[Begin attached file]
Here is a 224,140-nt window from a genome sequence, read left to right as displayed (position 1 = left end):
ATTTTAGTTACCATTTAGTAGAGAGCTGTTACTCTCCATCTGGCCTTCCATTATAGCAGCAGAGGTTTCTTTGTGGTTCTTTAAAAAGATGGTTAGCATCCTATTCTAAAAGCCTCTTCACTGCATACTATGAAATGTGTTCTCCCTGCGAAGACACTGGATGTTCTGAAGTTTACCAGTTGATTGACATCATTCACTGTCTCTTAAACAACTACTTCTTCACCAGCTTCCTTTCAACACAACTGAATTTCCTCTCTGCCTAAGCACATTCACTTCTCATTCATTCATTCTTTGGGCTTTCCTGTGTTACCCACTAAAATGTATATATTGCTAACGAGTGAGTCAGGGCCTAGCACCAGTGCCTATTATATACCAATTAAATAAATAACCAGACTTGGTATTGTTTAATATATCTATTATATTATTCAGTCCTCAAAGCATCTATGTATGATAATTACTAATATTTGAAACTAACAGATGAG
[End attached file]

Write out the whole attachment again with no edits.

Here is a 224,140-nt window from a genome sequence, read left to right as displayed (position 1 = left end):
ATTTTAGTTACCATTTAGTAGAGAGCTGTTACTCTCCATCTGGCCTTCCATTATAGCAGCAGAGGTTTCTTTGTGGTTCTTTAAAAAGATGGTTAGCATCCTATTCTAAAAGCCTCTTCACTGCATACTATGAAATGTGTTCTCCCTGCGAAGACACTGGATGTTCTGAAGTTTACCAGTTGATTGACATCATTCACTGTCTCTTAAACAACTACTTCTTCACCAGCTTCCTTTCAACACAACTGAATTTCCTCTCTGCCTAAGCACATTCACTTCTCATTCATTCATTCTTTGGGCTTTCCTGTGTTACCCACTAAAATGTATATATTGCTAACGAGTGAGTCAGGGCCTAGCACCAGTGCCTATTATATACCAATTAAATAAATAACCAGACTTGGTATTGTTTAATATATCTATTATATTATTCAGTCCTCAAAGCATCTATGTATGATAATTACTAATATTTGAAACTAACAGATGAG